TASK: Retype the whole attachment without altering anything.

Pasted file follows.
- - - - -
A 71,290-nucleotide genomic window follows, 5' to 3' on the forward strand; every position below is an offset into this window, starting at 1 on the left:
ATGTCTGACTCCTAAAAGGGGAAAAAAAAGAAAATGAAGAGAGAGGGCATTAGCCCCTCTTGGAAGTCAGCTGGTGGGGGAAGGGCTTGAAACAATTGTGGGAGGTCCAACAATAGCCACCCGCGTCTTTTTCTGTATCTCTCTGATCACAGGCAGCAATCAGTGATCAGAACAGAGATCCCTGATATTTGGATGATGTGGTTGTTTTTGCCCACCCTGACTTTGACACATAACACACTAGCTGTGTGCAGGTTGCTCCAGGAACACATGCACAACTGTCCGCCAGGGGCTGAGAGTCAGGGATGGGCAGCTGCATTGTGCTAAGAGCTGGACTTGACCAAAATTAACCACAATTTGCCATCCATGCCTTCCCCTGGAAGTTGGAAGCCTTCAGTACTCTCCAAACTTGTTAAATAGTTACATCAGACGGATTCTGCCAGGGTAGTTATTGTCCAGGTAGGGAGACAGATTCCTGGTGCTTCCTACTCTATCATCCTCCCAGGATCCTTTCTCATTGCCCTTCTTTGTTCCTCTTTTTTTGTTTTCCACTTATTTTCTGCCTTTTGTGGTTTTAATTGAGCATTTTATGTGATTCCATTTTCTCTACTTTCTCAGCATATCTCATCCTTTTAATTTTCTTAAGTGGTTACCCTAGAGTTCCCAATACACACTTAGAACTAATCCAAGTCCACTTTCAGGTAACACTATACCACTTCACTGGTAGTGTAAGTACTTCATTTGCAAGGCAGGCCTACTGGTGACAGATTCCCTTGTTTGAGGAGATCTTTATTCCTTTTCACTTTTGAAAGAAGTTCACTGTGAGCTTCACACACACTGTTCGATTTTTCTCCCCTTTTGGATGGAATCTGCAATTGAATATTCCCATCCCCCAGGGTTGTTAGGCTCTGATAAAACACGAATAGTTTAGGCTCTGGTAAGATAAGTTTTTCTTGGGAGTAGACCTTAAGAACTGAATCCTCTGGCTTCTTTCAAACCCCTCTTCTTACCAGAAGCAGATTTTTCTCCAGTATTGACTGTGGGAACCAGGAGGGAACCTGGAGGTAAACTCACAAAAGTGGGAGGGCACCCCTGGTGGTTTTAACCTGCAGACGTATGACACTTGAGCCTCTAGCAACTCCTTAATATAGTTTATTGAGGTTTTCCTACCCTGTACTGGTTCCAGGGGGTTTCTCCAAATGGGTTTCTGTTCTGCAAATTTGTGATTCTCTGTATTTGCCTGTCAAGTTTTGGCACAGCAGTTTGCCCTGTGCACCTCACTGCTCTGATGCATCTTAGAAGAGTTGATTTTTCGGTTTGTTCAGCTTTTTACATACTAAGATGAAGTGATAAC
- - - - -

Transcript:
A 71,290-nucleotide genomic window follows, 5' to 3' on the forward strand; every position below is an offset into this window, starting at 1 on the left:
ATGTCTGACTCCTAAAAGGGGAAAAAAAAGAAAATGAAGAGAGAGGGCATTAGCCCCTCTTGGAAGTCAGCTGGTGGGGGAAGGGCTTGAAACAATTGTGGGAGGTCCAACAATAGCCACCCGCGTCTTTTTCTGTATCTCTCTGATCACAGGCAGCAATCAGTGATCAGAACAGAGATCCCTGATATTTGGATGATGTGGTTGTTTTTGCCCACCCTGACTTTGACACATAACACACTAGCTGTGTGCAGGTTGCTCCAGGAACACATGCACAACTGTCCGCCAGGGGCTGAGAGTCAGGGATGGGCAGCTGCATTGTGCTAAGAGCTGGACTTGACCAAAATTAACCACAATTTGCCATCCATGCCTTCCCCTGGAAGTTGGAAGCCTTCAGTACTCTCCAAACTTGTTAAATAGTTACATCAGACGGATTCTGCCAGGGTAGTTATTGTCCAGGTAGGGAGACAGATTCCTGGTGCTTCCTACTCTATCATCCTCCCAGGATCCTTTCTCATTGCCCTTCTTTGTTCCTCTTTTTTTGTTTTCCACTTATTTTCTGCCTTTTGTGGTTTTAATTGAGCATTTTATGTGATTCCATTTTCTCTACTTTCTCAGCATATCTCATCCTTTTAATTTTCTTAAGTGGTTACCCTAGAGTTCCCAATACACACTTAGAACTAATCCAAGTCCACTTTCAGGTAACACTATACCACTTCACTGGTAGTGTAAGTACTTCATTTGCAAGGCAGGCCTACTGGTGACAGATTCCCTTGTTTGAGGAGATCTTTATTCCTTTTCACTTTTGAAAGAAGTTCACTGTGAGCTTCACACACACTGTTCGATTTTTCTCCCCTTTTGGATGGAATCTGCAATTGAATATTCCCATCCCCCAGGGTTGTTAGGCTCTGATAAAACACGAATAGTTTAGGCTCTGGTAAGATAAGTTTTTCTTGGGAGTAGACCTTAAGAACTGAATCCTCTGGCTTCTTTCAAACCCCTCTTCTTACCAGAAGCAGATTTTTCTCCAGTATTGACTGTGGGAACCAGGAGGGAACCTGGAGGTAAACTCACAAAAGTGGGAGGGCACCCCTGGTGGTTTTAACCTGCAGACGTATGACACTTGAGCCTCTAGCAACTCCTTAATATAGTTTATTGAGGTTTTCCTACCCTGTACTGGTTCCAGGGGGTTTCTCCAAATGGGTTTCTGTTCTGCAAATTTGTGATTCTCTGTATTTGCCTGTCAAGTTTTGGCACAGCAGTTTGCCCTGTGCACCTCACTGCTCTGATGCATCTTAGAAGAGTTGATTTTTCGGTTTGTTCAGCTTTTTACATACTAAGATGAAGTGATAAC